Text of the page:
talk about the benefits of immigration without being regarded as hopelessly liberal and naive. In the early 1990s, the
British government refused to grant visas to the Hong Kong Chinese almost entirely because of the political calculation
that the public would not stomach another mass influx of immigrants. Yet that was, on any calculation, a major economic
blunder. Vancouver, which welcomed 230,000 people from Hong Kong between 1991 and 1996, has reaped the rewards ever
since. It is the British economy which lost out, not the migrants.
In this context, the Danish election of 2001 was fascinating. The political climate there there was much like that
in Britain, in that there was a deep and growing fear of immigration. The centre-right Liberal Party focused on
immigration as the main election issue. But instead of the usual anti-immigration rhetoric, it turned on its head
the main concern of electors, that immigrants are somehow a leech on the state, and in doing so won an unexpected
victory. Denmark, it said, should welcome immigrants. But for their first seven years they should receive no state
benefits of any kind, other than schooling for their children and emergency health care. And that, more or less, was
that. Such an approach squared the immigration circle9. It permitted the gains which immigrants can bring to a country;
it dealt with the problem of benefit leeches10 (as the party leader and Prime Minister, Anders Fogh Rasmussen, put it
during the Danish election campaign: 'Denmark must not be the social security office for the rest of the world'); and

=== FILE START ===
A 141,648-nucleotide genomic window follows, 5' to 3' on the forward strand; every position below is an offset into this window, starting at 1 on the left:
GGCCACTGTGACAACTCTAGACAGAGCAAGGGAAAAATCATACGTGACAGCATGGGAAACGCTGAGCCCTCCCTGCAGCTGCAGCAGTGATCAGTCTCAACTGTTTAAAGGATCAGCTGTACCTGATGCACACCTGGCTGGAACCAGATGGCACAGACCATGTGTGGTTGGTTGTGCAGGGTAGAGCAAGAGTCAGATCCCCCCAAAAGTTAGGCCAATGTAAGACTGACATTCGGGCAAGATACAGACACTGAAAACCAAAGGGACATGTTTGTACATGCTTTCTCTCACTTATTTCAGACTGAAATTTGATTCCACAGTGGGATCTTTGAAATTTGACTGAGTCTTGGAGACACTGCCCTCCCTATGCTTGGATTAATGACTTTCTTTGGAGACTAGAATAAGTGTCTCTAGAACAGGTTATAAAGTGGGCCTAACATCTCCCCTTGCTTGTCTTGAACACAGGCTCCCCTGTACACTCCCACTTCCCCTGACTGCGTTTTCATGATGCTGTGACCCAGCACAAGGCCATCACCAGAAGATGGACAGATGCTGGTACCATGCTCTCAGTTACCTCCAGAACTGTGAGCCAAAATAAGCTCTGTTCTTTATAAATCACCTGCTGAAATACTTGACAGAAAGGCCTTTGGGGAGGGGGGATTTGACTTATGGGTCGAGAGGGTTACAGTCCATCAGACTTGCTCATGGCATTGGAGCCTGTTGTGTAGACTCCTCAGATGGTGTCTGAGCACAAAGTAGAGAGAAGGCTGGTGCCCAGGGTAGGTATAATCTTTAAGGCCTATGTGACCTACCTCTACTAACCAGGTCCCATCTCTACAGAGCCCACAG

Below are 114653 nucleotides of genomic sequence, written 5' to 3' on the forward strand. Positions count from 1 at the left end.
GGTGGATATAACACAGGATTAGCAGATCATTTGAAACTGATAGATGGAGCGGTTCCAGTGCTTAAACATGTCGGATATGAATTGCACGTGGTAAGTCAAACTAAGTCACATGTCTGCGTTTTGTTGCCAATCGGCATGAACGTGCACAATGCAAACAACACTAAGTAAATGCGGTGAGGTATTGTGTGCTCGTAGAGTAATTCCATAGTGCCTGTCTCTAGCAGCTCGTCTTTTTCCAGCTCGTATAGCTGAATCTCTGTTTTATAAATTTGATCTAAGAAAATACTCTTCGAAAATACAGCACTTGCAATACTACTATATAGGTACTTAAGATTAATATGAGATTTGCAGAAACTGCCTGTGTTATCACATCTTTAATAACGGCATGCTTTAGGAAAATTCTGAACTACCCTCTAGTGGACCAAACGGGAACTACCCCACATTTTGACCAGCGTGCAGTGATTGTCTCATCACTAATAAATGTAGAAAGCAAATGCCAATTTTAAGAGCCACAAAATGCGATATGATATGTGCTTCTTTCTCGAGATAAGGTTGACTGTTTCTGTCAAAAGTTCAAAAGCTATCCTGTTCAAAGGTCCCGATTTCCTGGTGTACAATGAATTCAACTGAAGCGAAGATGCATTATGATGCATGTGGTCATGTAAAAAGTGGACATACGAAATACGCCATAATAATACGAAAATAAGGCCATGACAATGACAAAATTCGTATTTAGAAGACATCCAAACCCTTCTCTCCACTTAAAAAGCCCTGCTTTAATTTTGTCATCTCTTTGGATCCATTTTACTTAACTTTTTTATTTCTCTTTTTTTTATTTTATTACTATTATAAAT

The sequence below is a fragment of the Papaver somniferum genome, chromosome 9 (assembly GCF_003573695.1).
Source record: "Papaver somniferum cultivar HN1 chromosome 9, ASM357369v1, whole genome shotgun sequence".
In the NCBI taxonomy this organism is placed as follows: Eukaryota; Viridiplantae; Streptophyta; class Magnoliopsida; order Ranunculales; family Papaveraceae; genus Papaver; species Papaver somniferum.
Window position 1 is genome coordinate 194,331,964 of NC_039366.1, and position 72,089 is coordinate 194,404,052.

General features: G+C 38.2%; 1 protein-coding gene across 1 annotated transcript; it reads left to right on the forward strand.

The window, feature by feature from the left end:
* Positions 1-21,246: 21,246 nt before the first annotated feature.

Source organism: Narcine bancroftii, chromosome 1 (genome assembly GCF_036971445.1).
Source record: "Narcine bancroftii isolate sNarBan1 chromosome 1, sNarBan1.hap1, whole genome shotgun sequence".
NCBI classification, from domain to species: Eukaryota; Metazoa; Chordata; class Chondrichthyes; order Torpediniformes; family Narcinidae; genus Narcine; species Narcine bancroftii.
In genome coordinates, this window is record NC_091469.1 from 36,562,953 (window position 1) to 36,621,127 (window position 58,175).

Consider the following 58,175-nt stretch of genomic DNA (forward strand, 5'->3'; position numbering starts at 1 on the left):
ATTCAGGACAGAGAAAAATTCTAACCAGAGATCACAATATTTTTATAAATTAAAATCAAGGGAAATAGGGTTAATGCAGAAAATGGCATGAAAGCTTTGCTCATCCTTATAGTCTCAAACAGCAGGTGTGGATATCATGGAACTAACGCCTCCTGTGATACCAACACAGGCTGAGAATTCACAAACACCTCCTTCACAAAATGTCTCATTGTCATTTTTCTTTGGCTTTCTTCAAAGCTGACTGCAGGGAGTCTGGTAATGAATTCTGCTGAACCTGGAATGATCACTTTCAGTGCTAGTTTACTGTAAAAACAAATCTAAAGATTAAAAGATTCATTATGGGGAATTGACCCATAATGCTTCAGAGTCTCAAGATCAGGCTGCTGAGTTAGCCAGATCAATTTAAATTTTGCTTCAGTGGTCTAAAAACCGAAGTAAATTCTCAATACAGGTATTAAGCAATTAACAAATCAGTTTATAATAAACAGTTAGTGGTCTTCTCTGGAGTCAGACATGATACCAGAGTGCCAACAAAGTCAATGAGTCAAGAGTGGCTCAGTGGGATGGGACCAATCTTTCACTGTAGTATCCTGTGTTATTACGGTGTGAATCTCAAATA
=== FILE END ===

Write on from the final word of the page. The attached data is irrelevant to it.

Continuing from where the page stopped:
it neutralized the far right's racist arguments. Since immigrants could only prosper through their own efforts and the
economy would prosper with them, there would be no rational reason not to welcome them.
The benefits of such an approach are more than economic. As the US experience shows, the greater the premium placed on
work, the easier it is for immigrants to assimilate and be accepted.
From: Ten Days that Changed the Nation - The Making of Modern Britain by Stephen Pollard, pp. 17-20; Simon & Schuster, London, 2009
1. irreversible - unumkehrbar
2. intractable - unlösbar
3. negligible -geringfügig
4. that's a no-brainer - das versteht sich von selbst
5. corrosive -zertörerisch
6. to garner - gewinnen (Unterstützung)
7. benefits - Sozialleistungen
8. well - Quelle
9. to square the circle - die Quadratur des Kreises
10. leeches - Blutsauger, Blutegel
1. Explain in your own words Friedman's thesis: 'You cannot simultaneously have free immigration and a welfare state.'
2. Why did Britain's National Party gain so much support among the British population?
3. What immigrants, according to the author, should the government permit to immigrate to Britain and what measures should it take
to keep out 'wrong' immigrants?
4. Look out for two examples of figurative language and explain them in your own words.
5. Compare Britain's immigrant population with that of Germany's.